The effect of time to treatment on outcome in very elderly thrombolysed stroke patients

Authors

  • Benedikt Frank,

    Corresponding author
    1. Department of Medicine and Therapeutics, Faculty of Medicine, University of Glasgow, Western Infirmary, Glasgow, UK
    2. Department of Neurology, University of Duisburg-Essen, Essen, Germany
    • Correspondence: Benedikt Frank, Department of Neurology, University of Duisburg-Essen, Hufelandstr. 55, Essen 45122, Germany.

      E-mail: benedikt.frank@uni-due.de

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  • Rachael L. Fulton,

    1. Department of Medicine and Therapeutics, Faculty of Medicine, University of Glasgow, Western Infirmary, Glasgow, UK
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  • Kennedy R. Lees,

    1. Department of Medicine and Therapeutics, Faculty of Medicine, University of Glasgow, Western Infirmary, Glasgow, UK
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  • and for the VISTA Collaborators


  • Conflict of interest: B. F. has received modest honoraria for participation in clinical trials (Sanofi-Aventis). K. R. L. has received research grants, modest honoraria for participation in clinical trials, and has held consultancy or advisory board relationships with manufacturers of thrombolytic drugs (including Boehringer Ingelheim and Genentech). R. L. F. has no conflict of interest.

Abstract

Background

Intravenous thrombolysis is beneficial in, even very elderly, acute ischemic stroke patients. However, while the relation between treatment benefit and treatment delay (onset time to treatment) in patients younger than 80 years is well known, it is uncertain in the very elderly.

Aims

This analysis aims at examining this relationship in the elderly, and to provide a comparison with the derived relationship in younger patients as a check of validity.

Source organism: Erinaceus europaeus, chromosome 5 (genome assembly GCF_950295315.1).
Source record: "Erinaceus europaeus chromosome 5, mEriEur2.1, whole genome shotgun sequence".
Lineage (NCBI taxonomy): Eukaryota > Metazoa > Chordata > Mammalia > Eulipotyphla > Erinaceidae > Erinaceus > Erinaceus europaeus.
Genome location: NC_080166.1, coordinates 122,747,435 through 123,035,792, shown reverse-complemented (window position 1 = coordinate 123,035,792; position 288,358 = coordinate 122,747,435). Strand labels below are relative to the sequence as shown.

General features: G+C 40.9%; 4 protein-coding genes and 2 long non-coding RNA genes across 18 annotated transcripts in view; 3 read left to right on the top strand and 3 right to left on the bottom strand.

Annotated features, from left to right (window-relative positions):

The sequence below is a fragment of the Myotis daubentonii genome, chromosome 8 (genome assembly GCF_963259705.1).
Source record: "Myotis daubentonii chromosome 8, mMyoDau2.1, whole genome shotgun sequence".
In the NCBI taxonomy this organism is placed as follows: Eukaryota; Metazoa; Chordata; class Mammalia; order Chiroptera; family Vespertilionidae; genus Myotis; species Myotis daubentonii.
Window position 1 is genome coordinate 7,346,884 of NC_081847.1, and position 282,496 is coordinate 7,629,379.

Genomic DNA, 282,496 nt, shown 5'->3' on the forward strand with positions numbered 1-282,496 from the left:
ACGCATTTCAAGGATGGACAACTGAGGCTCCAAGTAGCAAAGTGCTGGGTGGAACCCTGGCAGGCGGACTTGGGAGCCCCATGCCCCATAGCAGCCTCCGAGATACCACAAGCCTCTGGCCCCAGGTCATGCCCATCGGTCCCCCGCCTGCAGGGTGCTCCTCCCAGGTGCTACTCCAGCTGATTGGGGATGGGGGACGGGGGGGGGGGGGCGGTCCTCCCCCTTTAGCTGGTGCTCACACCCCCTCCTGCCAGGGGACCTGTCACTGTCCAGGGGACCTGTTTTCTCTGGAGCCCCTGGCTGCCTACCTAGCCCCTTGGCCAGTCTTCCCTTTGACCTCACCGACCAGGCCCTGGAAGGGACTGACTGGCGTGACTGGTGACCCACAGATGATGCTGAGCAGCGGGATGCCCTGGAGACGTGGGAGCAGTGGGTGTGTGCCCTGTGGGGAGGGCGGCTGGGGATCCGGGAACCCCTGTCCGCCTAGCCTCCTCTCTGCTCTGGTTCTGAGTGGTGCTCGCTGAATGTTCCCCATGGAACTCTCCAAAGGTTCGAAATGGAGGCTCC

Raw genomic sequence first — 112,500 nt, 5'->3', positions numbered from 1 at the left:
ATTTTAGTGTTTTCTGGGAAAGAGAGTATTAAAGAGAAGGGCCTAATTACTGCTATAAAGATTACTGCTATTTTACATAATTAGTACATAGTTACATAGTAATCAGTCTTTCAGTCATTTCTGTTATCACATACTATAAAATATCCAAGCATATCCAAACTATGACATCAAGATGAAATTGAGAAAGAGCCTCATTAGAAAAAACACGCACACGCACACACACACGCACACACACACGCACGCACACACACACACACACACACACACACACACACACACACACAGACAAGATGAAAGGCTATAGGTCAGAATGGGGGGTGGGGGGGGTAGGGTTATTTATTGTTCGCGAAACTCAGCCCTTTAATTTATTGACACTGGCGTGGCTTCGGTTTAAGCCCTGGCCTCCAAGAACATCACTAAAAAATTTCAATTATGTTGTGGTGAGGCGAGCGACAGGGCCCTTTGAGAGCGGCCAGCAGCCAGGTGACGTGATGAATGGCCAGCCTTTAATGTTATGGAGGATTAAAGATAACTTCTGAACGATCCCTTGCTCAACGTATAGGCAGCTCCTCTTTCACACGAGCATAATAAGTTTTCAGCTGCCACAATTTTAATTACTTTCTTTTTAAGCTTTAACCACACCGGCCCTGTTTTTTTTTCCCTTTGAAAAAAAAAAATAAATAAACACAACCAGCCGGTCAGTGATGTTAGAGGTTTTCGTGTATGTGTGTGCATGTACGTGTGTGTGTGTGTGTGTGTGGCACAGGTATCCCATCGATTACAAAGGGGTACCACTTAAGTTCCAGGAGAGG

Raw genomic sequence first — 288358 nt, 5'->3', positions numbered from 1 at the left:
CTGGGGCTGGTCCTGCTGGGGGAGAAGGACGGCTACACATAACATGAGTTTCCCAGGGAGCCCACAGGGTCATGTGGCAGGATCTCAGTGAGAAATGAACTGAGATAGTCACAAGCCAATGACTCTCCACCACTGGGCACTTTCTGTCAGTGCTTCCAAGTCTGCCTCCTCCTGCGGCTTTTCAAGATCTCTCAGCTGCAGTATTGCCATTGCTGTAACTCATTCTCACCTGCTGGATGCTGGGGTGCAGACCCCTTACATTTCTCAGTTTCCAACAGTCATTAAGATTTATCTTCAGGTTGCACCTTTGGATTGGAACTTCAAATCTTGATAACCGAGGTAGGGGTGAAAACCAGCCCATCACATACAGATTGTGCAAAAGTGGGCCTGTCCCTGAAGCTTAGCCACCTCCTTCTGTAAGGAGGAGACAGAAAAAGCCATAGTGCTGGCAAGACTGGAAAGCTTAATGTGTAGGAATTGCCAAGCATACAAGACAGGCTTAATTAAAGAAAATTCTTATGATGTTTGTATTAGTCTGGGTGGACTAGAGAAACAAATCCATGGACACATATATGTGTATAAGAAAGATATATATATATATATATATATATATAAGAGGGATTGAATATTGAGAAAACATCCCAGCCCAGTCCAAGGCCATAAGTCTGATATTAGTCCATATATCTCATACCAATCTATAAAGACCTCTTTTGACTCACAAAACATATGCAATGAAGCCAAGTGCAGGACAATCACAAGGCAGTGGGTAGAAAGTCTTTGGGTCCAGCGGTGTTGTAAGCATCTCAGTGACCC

Methods

We assessed the interaction between age, onset time to treatment, and thrombolysis exposure by analyzing the modified Rankin scale score distribution or mortality rate at 90 days, among patients registered in a trials archive. We established whether the effect of alteplase changes with onset time to treatment, by treating onset time to treatment as a continuum in a multivariate logistic regression model.

Results

Data were available for 3063 patients, of whom 2341 were thrombolysed. Five hundred ninety-seven patients were aged >80, of whom 352 were thrombolysed. Among patients aged >80, no significant interaction of outcome with onset time to treatment was observed (P = 0·4650), but the estimated slope of the decay in benefit with onset time to treatment was comparable with that established for younger patients. Analyzing the entire dataset, there was an interaction between onset time to treatment and alteplase treatment (P = 0·0159), but neither between age and onset time to treatment (P = 0·7098) nor between age and alteplase treatment (P = 0·0755).

Conclusions

In this nonrandomized comparison, the relationship of benefit and safety with thrombolysis across onset time to treatment in very elderly stroke patients was comparable with that in their younger counterparts. Across the investigated time span of 3·5 h, we can safely treat with the same time window as we use for younger patients.

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